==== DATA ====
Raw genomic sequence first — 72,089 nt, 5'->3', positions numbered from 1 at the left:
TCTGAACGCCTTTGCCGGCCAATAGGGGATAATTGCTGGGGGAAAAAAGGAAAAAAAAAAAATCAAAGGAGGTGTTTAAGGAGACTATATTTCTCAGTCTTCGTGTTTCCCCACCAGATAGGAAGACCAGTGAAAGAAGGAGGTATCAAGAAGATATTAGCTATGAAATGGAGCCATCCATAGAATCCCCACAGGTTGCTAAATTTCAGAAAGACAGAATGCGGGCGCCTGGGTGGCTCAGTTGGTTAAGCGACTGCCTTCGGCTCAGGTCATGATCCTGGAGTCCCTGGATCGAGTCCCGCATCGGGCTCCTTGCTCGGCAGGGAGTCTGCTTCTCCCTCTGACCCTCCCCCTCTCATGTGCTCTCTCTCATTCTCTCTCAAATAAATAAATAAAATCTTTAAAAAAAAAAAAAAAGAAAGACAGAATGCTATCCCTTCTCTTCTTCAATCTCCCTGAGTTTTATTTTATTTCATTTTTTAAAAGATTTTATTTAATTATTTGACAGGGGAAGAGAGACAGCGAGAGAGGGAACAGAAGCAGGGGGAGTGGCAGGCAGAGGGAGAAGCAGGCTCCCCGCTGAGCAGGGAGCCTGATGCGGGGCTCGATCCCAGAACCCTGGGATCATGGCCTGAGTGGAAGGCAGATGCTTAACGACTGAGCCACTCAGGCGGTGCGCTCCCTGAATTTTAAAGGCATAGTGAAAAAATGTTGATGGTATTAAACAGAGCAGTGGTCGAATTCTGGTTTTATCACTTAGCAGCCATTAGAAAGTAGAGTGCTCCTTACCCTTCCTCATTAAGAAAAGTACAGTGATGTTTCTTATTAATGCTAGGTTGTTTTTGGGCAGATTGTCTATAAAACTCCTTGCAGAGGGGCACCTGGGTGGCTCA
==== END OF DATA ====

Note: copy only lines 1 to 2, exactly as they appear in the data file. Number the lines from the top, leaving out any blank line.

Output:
Raw genomic sequence first — 72,089 nt, 5'->3', positions numbered from 1 at the left:
TCTGAACGCCTTTGCCGGCCAATAGGGGATAATTGCTGGGGGAAAAAAGGAAAAAAAAAAAATCAAAGGAGGTGTTTAAGGAGACTATATTTCTCAGTCTTCGTGTTTCCCCACCAGATAGGAAGACCAGTGAAAGAAGGAGGTATCAAGAAGATATTAGCTATGAAATGGAGCCATCCATAGAATCCCCACAGGTTGCTAAATTTCAGAAAGACAGAATGCGGGCGCCTGGGTGGCTCAGTTGGTTAAGCGACTGCCTTCGGCTCAGGTCATGATCCTGGAGTCCCTGGATCGAGTCCCGCATCGGGCTCCTTGCTCGGCAGGGAGTCTGCTTCTCCCTCTGACCCTCCCCCTCTCATGTGCTCTCTCTCATTCTCTCTCAAATAAATAAATAAAATCTTTAAAAAAAAAAAAAAAGAAAGACAGAATGCTATCCCTTCTCTTCTTCAATCTCCCTGAGTTTTATTTTATTTCATTTTTTAAAAGATTTTATTTAATTATTTGACAGGGGAAGAGAGACAGCGAGAGAGGGAACAGAAGCAGGGGGAGTGGCAGGCAGAGGGAGAAGCAGGCTCCCCGCTGAGCAGGGAGCCTGATGCGGGGCTCGATCCCAGAACCCTGGGATCATGGCCTGAGTGGAAGGCAGATGCTTAACGACTGAGCCACTCAGGCGGTGCGCTCCCTGAATTTTAAAGGCATAGTGAAAAAATGTTGATGGTATTAAACAGAGCAGTGGTCGAATTCTGGTTTTATCACTTAGCAGCCATTAGAAAGTAGAGTGCTCCTTACCCTTCCTCATTAAGAAAAGTACAGTGATGTTTCTTATTAATGCTAGGTTGTTTTTGGGCAGATTGTCTATAAAACTCCTTGCAGAGGGGCACCTGGGTGGCTCA